Fast internet is fast. Google Fiber's gigabit connections? That's like driving a sports car compared to the go-cart-speed connection that's probably in your house. But new technology from IBM opens the door for connections that are beyond fast. Comparatively, it's like flying a fighter jet.
IBM researchers in Switzerland just unveiled the prototype for an energy efficient analog-to-digital converter (ADC) that enables connections as fast as 400 gigabits per second. That's 400 times faster than Google Fiber and about 5,000 times faster than the average U.S. connection. That's fast enough to download a two-hour-long, 4K ultra high definition movie in mere seconds. In short, that's incomprehensibly fast.
The ADC chip itself was actually built for loftier purposes than downloading episodes of Planet Earth, though. It's actually bound for the Square Kilometer Array in Australia and South Africa to help us peer hundreds of millions of light years into space, hopefully to give us a better idea of what the universe was like around the time of the Big Bang. This massive radio telescope will devour data, too. It's expected to gather over an exabyte every day when it's finished in 2024. That's over 100 billion gigabytes.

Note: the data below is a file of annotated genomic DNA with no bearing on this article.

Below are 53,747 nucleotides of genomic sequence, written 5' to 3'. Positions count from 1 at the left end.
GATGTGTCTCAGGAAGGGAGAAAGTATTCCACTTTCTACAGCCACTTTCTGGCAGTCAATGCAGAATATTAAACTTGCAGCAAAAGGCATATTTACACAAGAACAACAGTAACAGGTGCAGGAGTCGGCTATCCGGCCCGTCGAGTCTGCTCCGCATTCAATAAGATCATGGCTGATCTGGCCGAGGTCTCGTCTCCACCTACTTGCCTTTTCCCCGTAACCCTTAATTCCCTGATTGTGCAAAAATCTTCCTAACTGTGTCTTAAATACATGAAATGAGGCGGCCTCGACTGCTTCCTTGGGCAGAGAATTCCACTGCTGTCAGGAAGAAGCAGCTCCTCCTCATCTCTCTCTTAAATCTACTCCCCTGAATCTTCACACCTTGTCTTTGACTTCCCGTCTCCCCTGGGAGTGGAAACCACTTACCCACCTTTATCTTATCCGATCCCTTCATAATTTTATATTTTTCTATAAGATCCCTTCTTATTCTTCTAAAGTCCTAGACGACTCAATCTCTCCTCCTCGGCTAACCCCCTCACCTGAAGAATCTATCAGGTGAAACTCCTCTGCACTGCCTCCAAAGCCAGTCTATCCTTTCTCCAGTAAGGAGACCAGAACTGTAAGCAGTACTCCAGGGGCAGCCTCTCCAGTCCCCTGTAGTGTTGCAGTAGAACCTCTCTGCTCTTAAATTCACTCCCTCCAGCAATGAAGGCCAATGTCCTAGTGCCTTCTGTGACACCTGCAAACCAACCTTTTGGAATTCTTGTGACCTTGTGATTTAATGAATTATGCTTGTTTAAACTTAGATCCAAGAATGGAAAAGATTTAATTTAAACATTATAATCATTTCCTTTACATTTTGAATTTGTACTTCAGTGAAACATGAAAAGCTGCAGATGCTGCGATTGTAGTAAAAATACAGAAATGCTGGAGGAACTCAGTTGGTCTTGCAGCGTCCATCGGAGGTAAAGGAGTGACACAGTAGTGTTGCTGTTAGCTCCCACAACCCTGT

Believe it or not, 400 gigabit isn't even the fastest connection the world has seen. For that you'll have to go to the United Kingdom where researchers recently developed 1.4 terabit internet using commercial-grade hardware. That's warp speed. [ZDNet]
Image via IBM